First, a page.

While many gay and lesbian singers, actors and talk show hostesses live their lives openly, they leave the sexual aspect of their lives where it belongs: behind closed doors.  Now, after Lambert’s recent stunt at the American Music Awards, he has certainly extended his fifteen minutes, maybe to twenty, maybe to a full half hour, but he has done little to make himself anything more than a pop culture phenomenon.  He even made the list of Barbara Walters Most Fascinating People of 2009.  He certainly be on the 10 faded stars of 2010.

And he doesn’t do much to improve the image of gay people.  Neil Patrick Harris and Ellen De Generes he surely ain’t.

You’d think an organization “dedicated to promoting and ensuring fair, accurate and inclusive representation of people and events in the media as a means of eliminating homophobia and discrimination based on gender identity and sexual orientation,” would not want to encourage antics such as Lambert’s.  Well, despite that mission statement, GLAAD (the Gay & Lesbian Alliance Against Defamation) remains, in their words, “steadfast in our assertion that Adam Lambert is being subjected to a double standard by ABC as an openly gay performer. We do not support ABC cancelling Adam Lambert’s past and future performances.“  Guess that wanted to be inclusive of those who engage in such public stunts as his.

Um, fellas, it’s not because he’s an openly gay performer.  It’s because he behaved in a juvenile manner on a nationally televised awards show.

Do the folks at GLAAD feel they need to defend this guy just because he’s gay?  (more…)

Kevin Jennings & The Problem of Gay Fiction

Posted by B. Daniel Blatt at 4:46 am - December 7, 2009.
Filed under: Gay America,Literature & Ideas

Having reviewed the list of books recommended on the reading list designed by Kevin Jennings (and the subject of a recent post), a reader said she found a curious shortage (absence?) of books published before the 1980s.  Indeed, she was struck that he did not include E.M.Forster’s early twentieth century novel of homosexual love, Maurice.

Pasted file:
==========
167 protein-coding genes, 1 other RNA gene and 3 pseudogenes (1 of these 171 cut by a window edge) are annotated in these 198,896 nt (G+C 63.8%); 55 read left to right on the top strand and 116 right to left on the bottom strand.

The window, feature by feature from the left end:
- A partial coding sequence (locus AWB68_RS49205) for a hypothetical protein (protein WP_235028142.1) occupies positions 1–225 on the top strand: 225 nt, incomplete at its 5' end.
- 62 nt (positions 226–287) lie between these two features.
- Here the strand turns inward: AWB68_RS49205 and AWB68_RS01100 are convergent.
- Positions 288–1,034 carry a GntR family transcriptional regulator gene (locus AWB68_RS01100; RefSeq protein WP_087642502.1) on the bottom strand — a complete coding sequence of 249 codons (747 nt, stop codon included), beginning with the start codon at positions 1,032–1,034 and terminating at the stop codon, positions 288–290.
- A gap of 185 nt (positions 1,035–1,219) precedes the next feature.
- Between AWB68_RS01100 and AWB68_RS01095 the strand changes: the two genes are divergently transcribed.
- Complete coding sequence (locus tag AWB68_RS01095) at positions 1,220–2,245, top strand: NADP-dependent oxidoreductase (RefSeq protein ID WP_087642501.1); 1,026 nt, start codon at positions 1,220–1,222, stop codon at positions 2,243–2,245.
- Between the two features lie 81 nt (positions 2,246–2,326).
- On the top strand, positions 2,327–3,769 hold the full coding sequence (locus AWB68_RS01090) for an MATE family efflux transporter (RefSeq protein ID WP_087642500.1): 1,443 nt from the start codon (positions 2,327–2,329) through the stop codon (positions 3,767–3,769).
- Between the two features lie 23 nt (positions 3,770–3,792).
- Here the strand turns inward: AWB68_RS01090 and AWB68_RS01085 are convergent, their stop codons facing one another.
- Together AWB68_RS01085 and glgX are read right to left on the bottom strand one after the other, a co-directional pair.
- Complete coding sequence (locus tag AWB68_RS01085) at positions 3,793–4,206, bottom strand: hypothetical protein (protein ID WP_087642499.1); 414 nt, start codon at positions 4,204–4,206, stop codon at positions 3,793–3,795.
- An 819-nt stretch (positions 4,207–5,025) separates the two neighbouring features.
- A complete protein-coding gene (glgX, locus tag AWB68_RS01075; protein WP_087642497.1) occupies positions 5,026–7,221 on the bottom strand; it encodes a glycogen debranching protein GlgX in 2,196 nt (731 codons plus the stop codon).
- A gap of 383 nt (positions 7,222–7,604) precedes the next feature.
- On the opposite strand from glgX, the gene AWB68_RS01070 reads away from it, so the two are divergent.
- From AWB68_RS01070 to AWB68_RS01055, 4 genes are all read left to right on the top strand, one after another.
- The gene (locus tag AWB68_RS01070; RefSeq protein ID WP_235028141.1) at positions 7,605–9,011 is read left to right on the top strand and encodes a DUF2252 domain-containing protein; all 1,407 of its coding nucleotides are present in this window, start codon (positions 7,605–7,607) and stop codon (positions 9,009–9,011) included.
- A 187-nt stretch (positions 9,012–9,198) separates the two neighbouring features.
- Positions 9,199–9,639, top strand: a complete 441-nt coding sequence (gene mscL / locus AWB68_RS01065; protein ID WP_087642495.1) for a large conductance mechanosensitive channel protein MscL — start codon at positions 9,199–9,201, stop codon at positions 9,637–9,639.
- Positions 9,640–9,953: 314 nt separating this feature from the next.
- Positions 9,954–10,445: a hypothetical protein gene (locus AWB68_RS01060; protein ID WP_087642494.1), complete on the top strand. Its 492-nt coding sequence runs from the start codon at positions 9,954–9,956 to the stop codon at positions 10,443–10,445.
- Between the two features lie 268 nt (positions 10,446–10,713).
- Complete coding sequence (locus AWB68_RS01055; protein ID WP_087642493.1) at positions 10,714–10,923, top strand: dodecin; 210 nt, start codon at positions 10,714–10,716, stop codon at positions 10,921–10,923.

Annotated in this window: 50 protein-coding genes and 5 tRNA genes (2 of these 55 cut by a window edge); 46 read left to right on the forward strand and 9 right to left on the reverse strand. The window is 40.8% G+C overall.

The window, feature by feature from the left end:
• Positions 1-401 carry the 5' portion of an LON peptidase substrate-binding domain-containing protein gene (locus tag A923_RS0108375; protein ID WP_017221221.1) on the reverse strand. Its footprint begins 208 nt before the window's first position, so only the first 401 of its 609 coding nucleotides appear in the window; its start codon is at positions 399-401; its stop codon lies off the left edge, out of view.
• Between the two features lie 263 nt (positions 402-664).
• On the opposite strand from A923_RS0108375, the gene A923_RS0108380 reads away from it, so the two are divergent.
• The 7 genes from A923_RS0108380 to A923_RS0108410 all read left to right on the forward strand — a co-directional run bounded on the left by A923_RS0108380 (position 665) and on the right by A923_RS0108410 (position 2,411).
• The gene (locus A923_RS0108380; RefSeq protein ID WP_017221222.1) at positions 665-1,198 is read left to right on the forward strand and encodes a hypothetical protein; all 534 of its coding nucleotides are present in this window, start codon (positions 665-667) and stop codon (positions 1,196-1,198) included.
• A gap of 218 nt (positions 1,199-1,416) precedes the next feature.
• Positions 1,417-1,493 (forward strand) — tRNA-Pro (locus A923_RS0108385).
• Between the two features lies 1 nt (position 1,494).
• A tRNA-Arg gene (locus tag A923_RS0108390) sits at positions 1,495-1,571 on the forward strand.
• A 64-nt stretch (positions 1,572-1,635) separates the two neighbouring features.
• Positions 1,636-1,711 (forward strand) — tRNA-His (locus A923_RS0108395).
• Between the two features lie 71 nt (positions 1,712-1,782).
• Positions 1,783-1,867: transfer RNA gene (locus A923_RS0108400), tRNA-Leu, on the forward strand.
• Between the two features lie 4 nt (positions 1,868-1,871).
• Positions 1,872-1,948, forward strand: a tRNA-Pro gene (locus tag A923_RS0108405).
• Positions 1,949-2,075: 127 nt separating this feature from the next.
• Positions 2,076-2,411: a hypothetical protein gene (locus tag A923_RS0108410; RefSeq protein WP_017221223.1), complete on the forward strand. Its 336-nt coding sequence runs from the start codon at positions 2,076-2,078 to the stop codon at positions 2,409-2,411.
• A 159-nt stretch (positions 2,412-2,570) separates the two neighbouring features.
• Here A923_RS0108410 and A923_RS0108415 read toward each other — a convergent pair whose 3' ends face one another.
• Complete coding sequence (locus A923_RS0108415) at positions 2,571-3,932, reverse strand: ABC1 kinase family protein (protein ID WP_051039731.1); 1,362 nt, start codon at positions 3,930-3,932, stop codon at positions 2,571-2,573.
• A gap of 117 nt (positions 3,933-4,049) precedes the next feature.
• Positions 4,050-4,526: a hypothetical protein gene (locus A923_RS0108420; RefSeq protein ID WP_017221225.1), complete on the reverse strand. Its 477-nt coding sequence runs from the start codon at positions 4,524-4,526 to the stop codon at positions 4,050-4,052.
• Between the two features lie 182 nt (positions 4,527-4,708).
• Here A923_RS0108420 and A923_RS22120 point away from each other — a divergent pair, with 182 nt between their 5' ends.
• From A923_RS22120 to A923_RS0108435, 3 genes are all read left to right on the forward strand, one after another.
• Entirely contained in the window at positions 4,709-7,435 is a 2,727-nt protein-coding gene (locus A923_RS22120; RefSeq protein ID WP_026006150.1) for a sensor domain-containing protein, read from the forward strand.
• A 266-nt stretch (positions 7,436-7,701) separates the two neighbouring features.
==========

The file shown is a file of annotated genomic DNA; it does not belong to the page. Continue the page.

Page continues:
Beyond Maurice and the novels of Jim Grimsley, there is a paucity of gay fiction that deals eloquently and deftly with the emotional aspects of coming out and coming to terms with homosexuality.  Gore Vidal’s The City and the Pillar does have its moments.  In the comments to that aforementioned post, some of our readers mention Mary Renault‘s fiction, particularly The Charioteer (which I have not read).  (And Patricia Nell Warren’s The Front Runner has some choice passages.)

Given the paucity of good gay fiction, especially of such fiction without scenes of explicit sex, if Jennings had decided to compile a list of books without sex scenes, that list would be small indeed.  It is sad that so many gay men who take it upon themselves to write about their (our?) lives must needs describe the sex act itself whereas gifted writers for millennia have written about sexuality without describing the act itself.

We need need serious fiction, stories which help us explore the complexity of our sexuality and can describe the emotional rewards of monogamous love.  Perhaps, such books are out there, perhaps, they are even on Mr. Jennings lists, but given what I’ve read, given the conversations (and publications) in the debate on gay marriage, I’m doubtful.  Too many see marriage as a right and gratuitous literary descriptions of the sex act an entitlement.

All that said, there are a few books out there which do explore the emotional aspect and complexity of our sexuality.  It just doesn’t seem that (m)any of them are on Mr. Jennings’ list.